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Ashwanth C. Francis
Emory University
VirologyCapsidVirusVirus UncoatingBiology
8Publications
5H-index
90Citations
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Publications 11
Newest
#1Yen-Cheng Chen (Emory University)H-Index: 3
#2Chetan Sood (Emory University)H-Index: 4
Last. Robert M. Dickson (Georgia Institute of Technology)H-Index: 38
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#2Akatsuki SaitoH-Index: 14
Last. Masahiro YamashitaH-Index: 22
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#1Pratibha C. Koneru (CU: University of Colorado Boulder)H-Index: 4
#2Ashwanth C. Francis (Emory University)H-Index: 5
Last. Mamuka Kvaratskhelia (CU: University of Colorado Boulder)H-Index: 34
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HIV-1 inserts its genetic code into human genomes, turning healthy cells into virus factories. To do this, the virus uses an enzyme called integrase. Front-line treatments against HIV-1 called “integrase strand-transfer inhibitors” stop this enzyme from working. These inhibitors have helped to revolutionize the treatment of HIV/AIDS by protecting the cells from new infections. But, the emergence of drug resistance remains a serious problem. As the virus evolves, it changes the shape of its integ...
2 CitationsSource
#1Pratibha C. Koneru (CU: University of Colorado Boulder)H-Index: 4
#2Ashwanth C. Francis (Emory University)H-Index: 5
Last. Mamuka Kvaratskhelia (CU: University of Colorado Boulder)H-Index: 34
view all 15 authors...
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Live-cell imaging of single HIV-1 entry offers a unique opportunity to delineate the spatio-temporal regulation of infection. Novel virus labeling and imaging approaches enable the visualization of key steps of HIV-1 entry leading to nuclear import, integration into the host genome, and viral protein expression. Here, we discuss single virus imaging strategies, focusing on live-cell imaging of single virus fusion and productive uncoating that culminates in HIV-1 infection.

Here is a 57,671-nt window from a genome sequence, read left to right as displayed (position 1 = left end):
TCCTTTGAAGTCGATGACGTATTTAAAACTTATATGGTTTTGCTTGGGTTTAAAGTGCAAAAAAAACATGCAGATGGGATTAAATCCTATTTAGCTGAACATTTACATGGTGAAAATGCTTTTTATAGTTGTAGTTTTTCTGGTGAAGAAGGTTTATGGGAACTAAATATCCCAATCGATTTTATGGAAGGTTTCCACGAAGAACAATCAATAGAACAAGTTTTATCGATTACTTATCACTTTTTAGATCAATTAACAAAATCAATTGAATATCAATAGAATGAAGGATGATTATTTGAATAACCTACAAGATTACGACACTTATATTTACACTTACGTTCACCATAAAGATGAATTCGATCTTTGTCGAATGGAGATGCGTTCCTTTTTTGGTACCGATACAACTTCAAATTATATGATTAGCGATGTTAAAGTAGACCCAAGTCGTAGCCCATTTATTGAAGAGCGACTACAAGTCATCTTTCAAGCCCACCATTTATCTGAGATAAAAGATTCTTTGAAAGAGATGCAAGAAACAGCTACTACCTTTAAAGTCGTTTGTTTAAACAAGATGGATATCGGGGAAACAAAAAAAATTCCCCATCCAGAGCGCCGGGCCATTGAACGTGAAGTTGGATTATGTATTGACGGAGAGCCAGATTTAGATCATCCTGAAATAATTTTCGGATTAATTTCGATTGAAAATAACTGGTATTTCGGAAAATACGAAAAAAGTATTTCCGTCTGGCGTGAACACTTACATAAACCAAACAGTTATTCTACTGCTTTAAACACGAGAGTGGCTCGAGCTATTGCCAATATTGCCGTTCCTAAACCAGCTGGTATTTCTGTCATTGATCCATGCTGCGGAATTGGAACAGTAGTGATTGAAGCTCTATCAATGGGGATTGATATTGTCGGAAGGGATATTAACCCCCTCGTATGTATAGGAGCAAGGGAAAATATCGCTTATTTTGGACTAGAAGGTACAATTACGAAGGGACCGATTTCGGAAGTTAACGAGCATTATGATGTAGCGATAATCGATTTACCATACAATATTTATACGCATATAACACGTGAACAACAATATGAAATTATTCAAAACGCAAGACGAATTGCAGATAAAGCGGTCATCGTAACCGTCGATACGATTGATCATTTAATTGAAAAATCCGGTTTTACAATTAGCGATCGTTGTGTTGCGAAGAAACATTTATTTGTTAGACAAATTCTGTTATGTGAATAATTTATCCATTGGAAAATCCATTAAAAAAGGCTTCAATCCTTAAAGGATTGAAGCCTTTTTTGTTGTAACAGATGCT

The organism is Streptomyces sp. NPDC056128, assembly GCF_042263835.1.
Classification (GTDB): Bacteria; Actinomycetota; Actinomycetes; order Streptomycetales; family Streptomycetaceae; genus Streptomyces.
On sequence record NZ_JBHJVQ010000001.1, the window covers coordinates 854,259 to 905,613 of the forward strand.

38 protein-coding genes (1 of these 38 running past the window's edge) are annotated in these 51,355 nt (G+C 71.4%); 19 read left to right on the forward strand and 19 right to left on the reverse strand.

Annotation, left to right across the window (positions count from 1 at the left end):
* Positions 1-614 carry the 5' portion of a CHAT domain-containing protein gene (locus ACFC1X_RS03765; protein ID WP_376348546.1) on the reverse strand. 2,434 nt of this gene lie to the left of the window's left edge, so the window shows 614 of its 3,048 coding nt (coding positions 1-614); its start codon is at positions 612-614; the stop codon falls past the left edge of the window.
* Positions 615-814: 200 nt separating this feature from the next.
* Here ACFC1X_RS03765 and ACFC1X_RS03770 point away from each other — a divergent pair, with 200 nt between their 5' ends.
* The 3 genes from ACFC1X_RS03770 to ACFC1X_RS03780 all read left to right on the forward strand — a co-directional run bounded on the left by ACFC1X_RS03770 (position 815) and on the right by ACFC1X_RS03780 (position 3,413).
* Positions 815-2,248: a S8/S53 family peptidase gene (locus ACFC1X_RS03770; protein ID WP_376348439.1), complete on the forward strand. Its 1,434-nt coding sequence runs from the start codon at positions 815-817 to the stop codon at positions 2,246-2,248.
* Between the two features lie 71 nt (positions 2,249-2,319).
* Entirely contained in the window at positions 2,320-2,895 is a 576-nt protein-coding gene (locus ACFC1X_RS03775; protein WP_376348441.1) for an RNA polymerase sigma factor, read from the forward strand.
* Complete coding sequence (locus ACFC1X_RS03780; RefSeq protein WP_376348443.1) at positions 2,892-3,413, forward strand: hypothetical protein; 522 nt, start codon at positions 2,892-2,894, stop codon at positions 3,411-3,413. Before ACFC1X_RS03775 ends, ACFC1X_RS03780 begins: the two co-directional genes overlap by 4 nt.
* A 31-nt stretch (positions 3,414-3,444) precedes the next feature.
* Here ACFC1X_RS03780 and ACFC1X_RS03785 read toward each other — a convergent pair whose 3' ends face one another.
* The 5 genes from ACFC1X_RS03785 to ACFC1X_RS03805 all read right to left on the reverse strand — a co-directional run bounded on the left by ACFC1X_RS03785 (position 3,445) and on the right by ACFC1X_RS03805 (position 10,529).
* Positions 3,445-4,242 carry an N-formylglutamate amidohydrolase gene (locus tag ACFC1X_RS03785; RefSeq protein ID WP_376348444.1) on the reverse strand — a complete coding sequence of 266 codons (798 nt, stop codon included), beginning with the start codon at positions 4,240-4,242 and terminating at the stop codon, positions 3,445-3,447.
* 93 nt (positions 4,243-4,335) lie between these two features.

6 CitationsSource
#1Ashwanth C. Francis (Emory University)H-Index: 5
#2Gregory B. Melikyan (Emory University)H-Index: 23
Summary The HIV-1 core consists of capsid proteins (CA) surrounding viral genomic RNA. After virus-cell fusion, the core enters the cytoplasm and the capsid shell is lost through uncoating. CA loss precedes nuclear import and HIV integration into the host genome, but the timing and location of uncoating remain unclear. By visualizing single HIV-1 infection, we find that CA is required for core docking at the nuclear envelope (NE), whereas early uncoating in the cytoplasm promotes proteasomal deg...
20 CitationsSource
#1Chetan SoodH-Index: 4
Last. Gregory B. MelikyanH-Index: 23
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#1Jimmy P. XuH-Index: 2
#2Ashwanth FrancisH-Index: 1
Last. Simon CocklinH-Index: 19
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2 Citations
#1Chetan Sood (Emory University)H-Index: 4
#2Ashwanth C. Francis (Emory University)H-Index: 5
Last. Gregory B. Melikyan (Emory University)H-Index: 23
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Abstract Enveloped viruses transfer their genomes into host cells by fusing their membrane to that of the cell. To visualize single-virus fusion in living cells, researchers take advantage of HIV-1's proteolytic maturation, which can generate free fluorescent proteins within the viral particle. Co-labeling viruses with a content marker and a fluorescently tagged Vpr (a viral core protein) enables detection of single-virus fusions, but a major limitation of this approach is that not all viral par...
7 CitationsSource
#1Jason Hammonds (Cincinnati Children's Hospital Medical Center)H-Index: 15
#2Neal Beeman (Emory University)H-Index: 8
Last. Paul Spearman (Cincinnati Children's Hospital Medical Center)H-Index: 38
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HIV-1 particles assemble and bud from the plasma membrane of infected T lymphocytes. Infected macrophages, in contrast, accumulate particles within an apparent intracellular compartment known as the virus-containing compartment or VCC. Many aspects of the formation and function of the VCC remain unclear. Here we demonstrate that VCC formation does not actually require infection of the macrophage, but can be reproduced through the exogenous addition of non-infectious virus-like particles or infec...
25 CitationsSource
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